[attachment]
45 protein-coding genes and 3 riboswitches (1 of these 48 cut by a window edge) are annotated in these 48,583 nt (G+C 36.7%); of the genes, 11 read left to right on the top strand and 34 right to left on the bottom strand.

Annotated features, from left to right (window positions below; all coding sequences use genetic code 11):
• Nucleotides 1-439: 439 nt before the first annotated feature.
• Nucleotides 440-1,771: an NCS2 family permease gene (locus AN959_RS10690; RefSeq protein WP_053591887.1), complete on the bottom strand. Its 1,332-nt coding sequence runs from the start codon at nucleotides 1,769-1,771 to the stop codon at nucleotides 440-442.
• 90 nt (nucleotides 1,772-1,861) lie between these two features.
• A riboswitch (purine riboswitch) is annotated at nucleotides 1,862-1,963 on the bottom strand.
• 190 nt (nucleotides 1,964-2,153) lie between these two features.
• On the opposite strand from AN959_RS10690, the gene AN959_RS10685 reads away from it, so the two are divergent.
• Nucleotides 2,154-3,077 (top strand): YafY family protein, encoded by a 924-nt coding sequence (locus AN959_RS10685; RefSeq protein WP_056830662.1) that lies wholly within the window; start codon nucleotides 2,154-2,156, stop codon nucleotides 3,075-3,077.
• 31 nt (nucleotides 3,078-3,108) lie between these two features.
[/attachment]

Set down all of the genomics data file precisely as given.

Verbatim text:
45 protein-coding genes and 3 riboswitches (1 of these 48 cut by a window edge) are annotated in these 48,583 nt (G+C 36.7%); of the genes, 11 read left to right on the top strand and 34 right to left on the bottom strand.

Annotated features, from left to right (window positions below; all coding sequences use genetic code 11):
• Nucleotides 1-439: 439 nt before the first annotated feature.
• Nucleotides 440-1,771: an NCS2 family permease gene (locus AN959_RS10690; RefSeq protein WP_053591887.1), complete on the bottom strand. Its 1,332-nt coding sequence runs from the start codon at nucleotides 1,769-1,771 to the stop codon at nucleotides 440-442.
• 90 nt (nucleotides 1,772-1,861) lie between these two features.
• A riboswitch (purine riboswitch) is annotated at nucleotides 1,862-1,963 on the bottom strand.
• 190 nt (nucleotides 1,964-2,153) lie between these two features.
• On the opposite strand from AN959_RS10690, the gene AN959_RS10685 reads away from it, so the two are divergent.
• Nucleotides 2,154-3,077 (top strand): YafY family protein, encoded by a 924-nt coding sequence (locus AN959_RS10685; RefSeq protein WP_056830662.1) that lies wholly within the window; start codon nucleotides 2,154-2,156, stop codon nucleotides 3,075-3,077.
• 31 nt (nucleotides 3,078-3,108) lie between these two features.